I find theoretical physics both fascinating and light years beyond my comprehension.
I'm a business guy, but every once in a while I'll dive into the rabbit hole of Wikipedia articles and NOVA videos about those theories which attempt to explain natural phenomena. As a result, I've learned just a few basics about some prominent theories and one of them reminds me of something Jesus said.
The Laws of Physics
Einstein's famous theory of relativity (E=mc^2) was a major breakthrough in theoretical physics, opening the door to lots of new theories about how the universe works. It basically defines the relationship between energy and mass. That's apparently a huge deal because energy and mass had previously been understood only in the context of their own separate laws. What Einstein did was make sense of energy in relation to the physical world. Now, we don't need two separate theories about matter and energy. Einstein gave us one theory to include both.
In that same vein, the next major pursuit for theoretical physics is called a 'unified theory.' Basically, we're looking for a theory that puts all the remaining separate physical principles together in a way that makes sense. For example, right now, the physical laws we've identified for super-microscopic matter (like sub-atomic particles) are different from the physical laws that govern massive celestial bodies (like planets and galaxies). There's a whole big messy pile of laws that govern various elements of nature. We need a theory in physics that defines how all matter behaves, regardless of scale.
The Laws of God
When God first identified Abram's faithfulness and claimed for himself a nation of people through his descendants, God provided for them a set of laws to follow that would help preserve and improve their lives, both at an individual level and a national, societal level. It was by this set of laws that the Israelites (eventually identified as Jews) abided for thousands of years (to varying degrees of success).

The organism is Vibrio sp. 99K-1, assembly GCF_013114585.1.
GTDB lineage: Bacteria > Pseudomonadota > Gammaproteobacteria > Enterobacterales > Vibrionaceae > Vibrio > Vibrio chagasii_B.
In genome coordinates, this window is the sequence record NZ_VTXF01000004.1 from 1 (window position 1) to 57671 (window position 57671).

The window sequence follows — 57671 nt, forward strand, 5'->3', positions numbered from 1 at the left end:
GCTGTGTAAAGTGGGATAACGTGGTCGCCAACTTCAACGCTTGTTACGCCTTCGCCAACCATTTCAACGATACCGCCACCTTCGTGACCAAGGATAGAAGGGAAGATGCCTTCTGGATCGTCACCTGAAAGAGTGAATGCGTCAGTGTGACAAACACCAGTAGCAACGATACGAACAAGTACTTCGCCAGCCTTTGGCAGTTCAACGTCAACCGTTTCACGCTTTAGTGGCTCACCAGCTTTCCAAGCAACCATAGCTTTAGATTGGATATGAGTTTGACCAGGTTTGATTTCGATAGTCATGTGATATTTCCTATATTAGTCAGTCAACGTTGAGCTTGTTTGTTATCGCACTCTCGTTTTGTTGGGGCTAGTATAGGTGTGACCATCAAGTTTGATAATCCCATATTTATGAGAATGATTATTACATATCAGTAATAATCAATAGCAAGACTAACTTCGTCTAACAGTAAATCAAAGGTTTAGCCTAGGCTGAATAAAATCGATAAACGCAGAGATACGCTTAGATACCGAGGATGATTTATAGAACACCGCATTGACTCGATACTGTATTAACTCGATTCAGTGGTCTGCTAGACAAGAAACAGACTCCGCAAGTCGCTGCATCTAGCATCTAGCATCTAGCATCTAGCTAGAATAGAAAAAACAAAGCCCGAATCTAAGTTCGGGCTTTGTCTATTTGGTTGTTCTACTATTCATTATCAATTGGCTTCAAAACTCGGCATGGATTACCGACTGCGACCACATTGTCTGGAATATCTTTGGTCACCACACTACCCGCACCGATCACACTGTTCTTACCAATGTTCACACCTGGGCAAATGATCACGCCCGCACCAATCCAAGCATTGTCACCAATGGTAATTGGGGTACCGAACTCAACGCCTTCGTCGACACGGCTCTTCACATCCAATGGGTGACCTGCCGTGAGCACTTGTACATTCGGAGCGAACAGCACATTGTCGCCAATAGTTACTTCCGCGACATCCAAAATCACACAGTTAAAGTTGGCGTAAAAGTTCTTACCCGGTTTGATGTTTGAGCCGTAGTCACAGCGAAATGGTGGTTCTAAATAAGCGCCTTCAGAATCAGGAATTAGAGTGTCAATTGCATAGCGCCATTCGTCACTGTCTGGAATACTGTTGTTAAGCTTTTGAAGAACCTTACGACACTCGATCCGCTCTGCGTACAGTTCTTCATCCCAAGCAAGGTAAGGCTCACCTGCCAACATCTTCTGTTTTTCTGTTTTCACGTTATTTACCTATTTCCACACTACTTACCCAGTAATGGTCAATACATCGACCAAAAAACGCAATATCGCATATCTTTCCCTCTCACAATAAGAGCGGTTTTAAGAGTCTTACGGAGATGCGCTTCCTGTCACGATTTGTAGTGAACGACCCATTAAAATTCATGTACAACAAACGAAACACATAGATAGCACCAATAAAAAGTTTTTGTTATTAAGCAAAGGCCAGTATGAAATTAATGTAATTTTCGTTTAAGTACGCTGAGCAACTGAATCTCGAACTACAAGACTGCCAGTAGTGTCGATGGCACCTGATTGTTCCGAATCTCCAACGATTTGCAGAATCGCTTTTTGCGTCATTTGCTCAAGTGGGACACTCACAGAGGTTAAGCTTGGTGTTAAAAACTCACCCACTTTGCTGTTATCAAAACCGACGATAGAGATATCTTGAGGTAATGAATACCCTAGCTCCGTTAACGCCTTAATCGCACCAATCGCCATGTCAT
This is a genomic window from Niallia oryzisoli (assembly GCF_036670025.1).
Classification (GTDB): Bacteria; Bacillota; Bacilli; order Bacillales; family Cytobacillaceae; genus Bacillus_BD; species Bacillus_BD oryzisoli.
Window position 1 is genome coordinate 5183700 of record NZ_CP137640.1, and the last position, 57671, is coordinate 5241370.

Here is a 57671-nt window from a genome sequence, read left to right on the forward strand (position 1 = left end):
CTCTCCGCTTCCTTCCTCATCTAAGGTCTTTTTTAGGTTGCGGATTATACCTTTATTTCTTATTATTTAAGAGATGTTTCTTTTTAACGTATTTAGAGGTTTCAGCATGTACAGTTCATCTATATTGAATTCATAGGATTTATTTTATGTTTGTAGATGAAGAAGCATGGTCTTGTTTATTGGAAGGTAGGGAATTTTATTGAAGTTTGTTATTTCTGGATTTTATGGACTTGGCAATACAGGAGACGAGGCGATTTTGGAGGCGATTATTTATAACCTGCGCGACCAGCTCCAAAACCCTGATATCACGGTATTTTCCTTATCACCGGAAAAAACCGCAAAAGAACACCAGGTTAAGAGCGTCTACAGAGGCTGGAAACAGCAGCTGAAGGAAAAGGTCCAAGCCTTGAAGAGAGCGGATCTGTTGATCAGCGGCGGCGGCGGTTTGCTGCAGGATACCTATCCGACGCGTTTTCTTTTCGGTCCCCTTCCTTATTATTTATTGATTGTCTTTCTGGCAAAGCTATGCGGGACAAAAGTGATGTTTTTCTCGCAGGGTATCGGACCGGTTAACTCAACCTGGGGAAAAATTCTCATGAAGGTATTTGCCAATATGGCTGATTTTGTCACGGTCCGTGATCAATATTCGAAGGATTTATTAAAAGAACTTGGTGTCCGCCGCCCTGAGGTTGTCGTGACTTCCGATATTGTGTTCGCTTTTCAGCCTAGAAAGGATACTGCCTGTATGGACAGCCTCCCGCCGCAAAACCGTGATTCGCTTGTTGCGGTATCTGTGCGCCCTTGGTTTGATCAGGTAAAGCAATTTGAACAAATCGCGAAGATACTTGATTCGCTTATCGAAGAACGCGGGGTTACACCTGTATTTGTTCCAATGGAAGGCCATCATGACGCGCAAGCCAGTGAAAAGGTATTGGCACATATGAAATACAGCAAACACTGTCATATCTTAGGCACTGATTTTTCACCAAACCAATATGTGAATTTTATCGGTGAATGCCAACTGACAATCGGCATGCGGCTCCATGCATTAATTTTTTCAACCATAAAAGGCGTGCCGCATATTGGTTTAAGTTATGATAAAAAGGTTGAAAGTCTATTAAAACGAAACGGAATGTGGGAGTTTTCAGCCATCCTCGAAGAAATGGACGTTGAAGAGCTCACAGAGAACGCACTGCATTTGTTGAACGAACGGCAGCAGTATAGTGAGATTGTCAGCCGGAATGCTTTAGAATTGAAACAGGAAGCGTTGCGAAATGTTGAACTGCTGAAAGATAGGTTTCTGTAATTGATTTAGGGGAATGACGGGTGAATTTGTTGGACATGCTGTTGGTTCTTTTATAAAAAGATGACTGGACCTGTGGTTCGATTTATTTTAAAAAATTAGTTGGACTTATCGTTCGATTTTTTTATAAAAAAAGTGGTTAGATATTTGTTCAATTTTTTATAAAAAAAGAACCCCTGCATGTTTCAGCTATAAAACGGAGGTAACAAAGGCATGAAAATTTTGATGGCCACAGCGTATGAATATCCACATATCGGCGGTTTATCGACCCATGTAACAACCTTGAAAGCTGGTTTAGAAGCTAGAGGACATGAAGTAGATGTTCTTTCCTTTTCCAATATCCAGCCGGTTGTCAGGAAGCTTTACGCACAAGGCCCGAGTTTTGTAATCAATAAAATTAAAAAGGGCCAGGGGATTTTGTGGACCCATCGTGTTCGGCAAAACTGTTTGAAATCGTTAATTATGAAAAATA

When Jesus arrived on the scene as the Son of God, he provided clarity and purpose for the Jews regarding that big, seemingly complex pile of laws. Now, this didn't go over so well with the Jewish religious leaders of that time, because they had made a life's work out of memorizing, interpreting and enforcing those laws, making the pile messier and uglier than God had ever intended. Needless to say, they were hesitant to accept Jesus words of clarity and authority on the subject.
Attempting to trip Jesus up, they asked him what was, in their minds, a trick question. They said, "which law is the greatest law?" Expecting him to be stumped, they were surprised when Jesus revealed his stunningly simple and true answer -- what I like to call the Law of Human Morality. He said, "The greatest law is this: 'Love the Lord your God with all your heart, soul, strength and mind,' and the second is like it: 'Love your neighbor as yourself.' All the law and all the prophets are fulfilled in these."
His critics were silenced.
Genius and Elegance
In the world of theoretical physics, one general measure of a theory's value is referred to as 'elegance.' Basically, the more simple, intuitive, and inclusive the theory, the more valid, useful, and likely to be true it is.
Christ unified what people had previously perceived as a big, messy, splintered, unrelated pile of laws into one beautiful, elegant, simple law: love the Lord and love your neighbor. Every law and prophetic truth that has ever been spoken or written are congruent with this.
We often feel overwhelmed by a barrage of do's and don'ts when it comes to living a good life, or pleasing the Lord with our behavior. We often try to compile rule books for ourselves; lists of things we know are okay or aren't; things we can feel either good or guilty about with certainty. Jesus took all of that anxiety away. Christ's unified Law of Human Morality makes all those lists obsolete. Anything you think, say or do can be measured against this one beautifully elegant plumb-line for human behavior, and you can know in your heart whether or not you're on the right track.
He said that he came not to abolish the law, but to fulfill it -- which is exactly what he did.